Sound engineering leaves something to be desired. Combat noises sound like they're farther way away than they actually are. This leaves things like explosions being pretty meh coupled with the fact that the explosions are one of the things that have been severely toned down. At several points I had grenades land within a few feet of me only to be disappointed when it sounded and felt like a pop rock went off. AI patterns are pretty easy to figure out, if you push they fallback and vice versa. The AI also goes into "whack-a-mole" mode once everyone gets positioned as well. Once you start aiming at one enemy, the others take the opportunity to pop out and shoot at you until you take aim at them. I feel like in the original Division the AI was similar to Halo's AI where the enemy would distract, flank you, etc. The enemies seem less like bullet sponges when compared to the original, but your character seems to be even more of a bullet sponge now. Here in the Division 2, rarely did I see any flanking or attempt to dodge my bullets even from the melee enemies who stupidly charge at you no matter what. At least in the original Division they seemed to duck and dodge while charging at times.
The safe-house missions seem to go on just about as long as a normal mission. My first mission was to secure a hotel which went on for about an hour. Just as I was about to go crazy from the mission going on and on, it ended abruptly. The safe-houses and streets seem to be mostly civilian controlled as well, with gangs of armed civilians patrolling the streets which you can help out. This once again helps out the monotony of the original Division by creating more busy work. Ultimately it'll end up like Spider-Man video-games where the repetitiveness of "helping out civilians in need" reaches a boring point relatively quickly, especially if the rewards aren't there.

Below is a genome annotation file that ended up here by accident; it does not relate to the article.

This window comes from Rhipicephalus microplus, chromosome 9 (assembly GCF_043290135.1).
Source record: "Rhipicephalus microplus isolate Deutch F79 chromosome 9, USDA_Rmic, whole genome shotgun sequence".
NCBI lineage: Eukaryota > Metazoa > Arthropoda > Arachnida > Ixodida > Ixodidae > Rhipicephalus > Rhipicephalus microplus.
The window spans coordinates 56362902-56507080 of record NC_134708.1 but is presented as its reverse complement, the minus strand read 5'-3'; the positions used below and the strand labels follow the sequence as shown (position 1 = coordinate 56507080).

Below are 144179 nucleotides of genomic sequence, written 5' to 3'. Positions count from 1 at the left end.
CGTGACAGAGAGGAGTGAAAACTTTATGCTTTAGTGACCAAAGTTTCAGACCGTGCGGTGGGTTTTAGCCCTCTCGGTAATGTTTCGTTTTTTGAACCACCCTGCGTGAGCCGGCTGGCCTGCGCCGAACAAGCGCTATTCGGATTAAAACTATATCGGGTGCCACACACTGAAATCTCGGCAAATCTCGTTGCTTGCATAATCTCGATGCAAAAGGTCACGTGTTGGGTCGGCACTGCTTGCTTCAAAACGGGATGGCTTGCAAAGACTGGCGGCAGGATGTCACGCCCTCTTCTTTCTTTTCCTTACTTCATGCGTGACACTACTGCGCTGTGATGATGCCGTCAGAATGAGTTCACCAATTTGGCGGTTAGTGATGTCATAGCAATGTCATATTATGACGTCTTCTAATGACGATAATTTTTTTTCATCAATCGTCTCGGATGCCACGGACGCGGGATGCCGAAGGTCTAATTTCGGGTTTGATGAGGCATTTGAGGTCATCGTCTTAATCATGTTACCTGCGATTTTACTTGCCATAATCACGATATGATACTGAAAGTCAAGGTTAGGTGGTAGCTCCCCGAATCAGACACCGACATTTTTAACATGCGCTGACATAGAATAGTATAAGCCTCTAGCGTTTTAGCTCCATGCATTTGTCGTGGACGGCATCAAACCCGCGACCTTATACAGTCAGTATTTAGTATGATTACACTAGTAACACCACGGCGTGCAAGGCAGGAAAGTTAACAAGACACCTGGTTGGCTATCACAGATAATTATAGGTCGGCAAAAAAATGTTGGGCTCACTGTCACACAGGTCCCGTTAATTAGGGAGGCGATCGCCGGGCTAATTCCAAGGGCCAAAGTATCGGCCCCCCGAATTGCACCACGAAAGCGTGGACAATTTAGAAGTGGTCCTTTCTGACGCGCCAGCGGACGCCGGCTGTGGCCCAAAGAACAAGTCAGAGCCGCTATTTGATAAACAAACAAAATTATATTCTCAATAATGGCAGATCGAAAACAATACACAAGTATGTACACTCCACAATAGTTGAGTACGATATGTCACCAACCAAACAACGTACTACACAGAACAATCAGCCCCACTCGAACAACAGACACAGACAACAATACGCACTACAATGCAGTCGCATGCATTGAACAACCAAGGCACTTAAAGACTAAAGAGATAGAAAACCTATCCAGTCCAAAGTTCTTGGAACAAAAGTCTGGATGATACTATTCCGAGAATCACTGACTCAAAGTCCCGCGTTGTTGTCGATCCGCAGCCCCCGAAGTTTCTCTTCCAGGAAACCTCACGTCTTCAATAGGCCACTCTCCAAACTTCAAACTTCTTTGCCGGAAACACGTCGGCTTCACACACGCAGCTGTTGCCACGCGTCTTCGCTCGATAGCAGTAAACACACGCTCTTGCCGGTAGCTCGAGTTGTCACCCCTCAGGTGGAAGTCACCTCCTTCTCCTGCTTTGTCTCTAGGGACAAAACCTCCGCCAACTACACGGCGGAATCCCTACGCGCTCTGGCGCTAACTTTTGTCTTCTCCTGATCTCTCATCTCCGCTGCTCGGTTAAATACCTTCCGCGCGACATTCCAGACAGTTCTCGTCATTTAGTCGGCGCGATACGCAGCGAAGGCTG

I enjoyed the atmosphere, story, action, etc. immensely , but it's clear the game still needs a lot more work done and with a month or so left before release this doesn't look good.
Another change looks to be controlled territories/capture points. You can take a territory away from enemy gangs in-order to gain more supplies, items, support personnel, etc. You have to maintain these territories by sending them supplies as well or they lose the point. This gives the Division 2 a perpetual "capture the point" mode which again might end up being pointless if the rewards aren't enough. My first impressions aren't much, I captured a point after fighting waves of enemies as usual. Looting the boxes in the area I netted a few minor things like electronics parts and food coupled with some common weapons. I assume the higher level areas net you better rewards, but most likely nothing will come close to completing high level missions on higher difficulties. Again, just more busy work added to make the game seem less boring.
Overall, my impressions of Ubisoft's new entry aren't great. I enjoyed the atmosphere, story, action, etc. immensely ,but it's clear the game still needs a lot more work done and with a month or so left before release this doesn't look good. There's major bugs that make the game nearly unplayable. Other's have noted performance issues as well like high ram usage. Right now the major concern is if there are any major exploits that will be unearthed during launch like with the original, if so then there will be almost no hope for a long lasting good experience with the Division 2. We'll have to see if some or all these issues are ironed out before release.